Date of Award

Spring 5-2017

Document Type

Dissertation

Degree Name

Doctor of Philosophy (PhD)

Department

English

First Advisor

Gloria Park

Second Advisor

Curtis Porter

Third Advisor

Veronica T. Watson

Abstract

This study used narrative inquiry as a methodological tool and Critical Race Theory (CRT) as a lens to examine how the term native English speaker (NES) is socially constructed when subscribed by Black teachers of English (BTE) in South Korea. In addition to examining how Black teachers of English interpret the term native English speaker, this study also analyzed how being a native English speaker influences pedagogical approaches in the classroom and teachers’ identity as an English Language Teaching (ELT) professional. As a critical qualitative inquiry, this study aimed to examine the teaching experiences of five BTE in South Korea and how such experiences have shaped their pedagogy. Data collection consisted of the use of audio-recording, questionnaire surveys, and Skype interviews.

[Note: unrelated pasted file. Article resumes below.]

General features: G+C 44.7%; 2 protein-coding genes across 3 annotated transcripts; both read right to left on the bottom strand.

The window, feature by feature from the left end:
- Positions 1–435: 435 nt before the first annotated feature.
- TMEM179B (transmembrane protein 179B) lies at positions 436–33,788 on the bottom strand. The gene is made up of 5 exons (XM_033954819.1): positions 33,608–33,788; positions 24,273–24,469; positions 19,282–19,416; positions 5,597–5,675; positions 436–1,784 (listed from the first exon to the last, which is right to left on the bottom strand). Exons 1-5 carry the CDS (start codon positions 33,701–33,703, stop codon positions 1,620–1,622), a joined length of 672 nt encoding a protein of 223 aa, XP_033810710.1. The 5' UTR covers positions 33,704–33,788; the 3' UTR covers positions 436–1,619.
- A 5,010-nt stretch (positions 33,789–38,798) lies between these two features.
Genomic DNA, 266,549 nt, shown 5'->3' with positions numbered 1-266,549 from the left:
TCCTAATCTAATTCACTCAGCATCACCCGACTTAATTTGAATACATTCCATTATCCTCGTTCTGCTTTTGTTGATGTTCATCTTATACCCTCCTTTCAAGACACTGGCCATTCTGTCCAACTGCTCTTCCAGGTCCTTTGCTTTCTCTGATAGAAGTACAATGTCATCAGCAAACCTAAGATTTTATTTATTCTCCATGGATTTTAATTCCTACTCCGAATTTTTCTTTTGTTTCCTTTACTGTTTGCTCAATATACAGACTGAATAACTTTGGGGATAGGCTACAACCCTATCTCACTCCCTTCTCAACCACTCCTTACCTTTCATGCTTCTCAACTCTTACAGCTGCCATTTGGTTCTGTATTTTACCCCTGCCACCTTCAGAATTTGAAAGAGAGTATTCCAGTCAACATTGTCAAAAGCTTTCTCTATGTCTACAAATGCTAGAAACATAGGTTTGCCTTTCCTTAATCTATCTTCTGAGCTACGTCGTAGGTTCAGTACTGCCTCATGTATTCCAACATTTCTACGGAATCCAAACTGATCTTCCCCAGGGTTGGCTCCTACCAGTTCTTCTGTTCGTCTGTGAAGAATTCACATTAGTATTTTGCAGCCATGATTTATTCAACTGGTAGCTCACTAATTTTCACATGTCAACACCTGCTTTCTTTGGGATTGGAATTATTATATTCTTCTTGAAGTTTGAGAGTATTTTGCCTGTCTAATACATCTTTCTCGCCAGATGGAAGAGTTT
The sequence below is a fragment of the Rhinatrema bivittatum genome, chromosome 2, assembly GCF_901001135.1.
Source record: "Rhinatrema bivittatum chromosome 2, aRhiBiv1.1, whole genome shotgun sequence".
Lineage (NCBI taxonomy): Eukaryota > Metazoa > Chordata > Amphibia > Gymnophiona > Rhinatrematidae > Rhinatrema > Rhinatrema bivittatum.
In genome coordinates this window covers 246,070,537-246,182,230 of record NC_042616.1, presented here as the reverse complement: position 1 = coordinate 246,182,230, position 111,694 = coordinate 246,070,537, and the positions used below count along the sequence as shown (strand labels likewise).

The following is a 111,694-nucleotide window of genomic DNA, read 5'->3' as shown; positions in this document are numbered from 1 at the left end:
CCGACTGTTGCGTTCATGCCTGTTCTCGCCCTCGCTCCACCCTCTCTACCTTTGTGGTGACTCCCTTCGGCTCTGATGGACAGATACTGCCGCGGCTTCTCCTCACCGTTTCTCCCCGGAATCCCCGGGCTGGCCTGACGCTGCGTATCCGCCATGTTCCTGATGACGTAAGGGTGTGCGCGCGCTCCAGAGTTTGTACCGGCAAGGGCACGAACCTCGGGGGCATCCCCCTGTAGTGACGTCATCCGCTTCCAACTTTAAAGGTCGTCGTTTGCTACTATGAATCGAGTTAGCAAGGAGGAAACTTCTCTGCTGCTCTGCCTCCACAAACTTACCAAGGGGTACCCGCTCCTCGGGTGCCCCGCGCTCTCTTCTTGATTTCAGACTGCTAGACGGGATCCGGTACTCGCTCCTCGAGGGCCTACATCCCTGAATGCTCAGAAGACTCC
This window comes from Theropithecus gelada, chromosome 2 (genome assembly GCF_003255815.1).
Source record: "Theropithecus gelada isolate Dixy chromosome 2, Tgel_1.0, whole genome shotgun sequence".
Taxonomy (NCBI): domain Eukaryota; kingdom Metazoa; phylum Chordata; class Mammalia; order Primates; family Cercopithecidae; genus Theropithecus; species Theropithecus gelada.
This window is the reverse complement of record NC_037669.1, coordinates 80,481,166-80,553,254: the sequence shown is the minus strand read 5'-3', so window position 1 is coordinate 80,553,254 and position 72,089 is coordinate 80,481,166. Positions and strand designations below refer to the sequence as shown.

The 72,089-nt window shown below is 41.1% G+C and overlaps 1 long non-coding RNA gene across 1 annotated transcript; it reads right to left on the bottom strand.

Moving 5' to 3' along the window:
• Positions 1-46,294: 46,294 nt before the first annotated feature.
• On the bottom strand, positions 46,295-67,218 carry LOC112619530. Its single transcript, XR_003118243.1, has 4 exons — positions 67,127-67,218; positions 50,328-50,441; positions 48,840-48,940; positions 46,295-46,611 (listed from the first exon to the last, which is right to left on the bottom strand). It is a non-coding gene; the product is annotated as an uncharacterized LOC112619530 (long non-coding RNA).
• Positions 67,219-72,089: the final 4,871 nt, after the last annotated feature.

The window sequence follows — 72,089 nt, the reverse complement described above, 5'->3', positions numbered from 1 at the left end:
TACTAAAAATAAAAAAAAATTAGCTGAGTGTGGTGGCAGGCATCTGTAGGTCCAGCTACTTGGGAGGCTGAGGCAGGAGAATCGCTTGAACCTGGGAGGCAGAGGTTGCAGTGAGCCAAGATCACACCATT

Teaching strategies implemented by Black teachers of English may be witnessed by other teachers of English as an inspirational guidance for teaching the English language in the South Korean context and around the world; it also taps into aspects of race influencing how the English language is taught and learned. The implications and research outcome for this study were to: 1) provide academe visibility and awareness of Black teachers of English working around the globe, particularly in South Korea, as NES; 2) understand ways in which the term NES gets socially constructed when subscribed by BTE; and 3) contribute scholarship to the field of TESOL by elucidating the perceived teaching experiences of BTE.

Research showed that participants often verbalized promoting cultural awareness and bringing real-life experiences into the classroom, rather than the need to focus on prescriptive grammar. Moreover, these five participants recognized that as NES they were cultural ambassadors of their race as Black teachers and of their culture as Americans. Additional implications pertaining to English language teaching hiring practices and future research centered on BTE in South Korea were addressed as well. Lastly, I concluded this research study by providing concluding reflections of my current thoughts as an educator and scholar, in hopes that this dissertation truly inspires those who feel that they have been underrepresented and/or misrepresented within the paradigm of TESOL.

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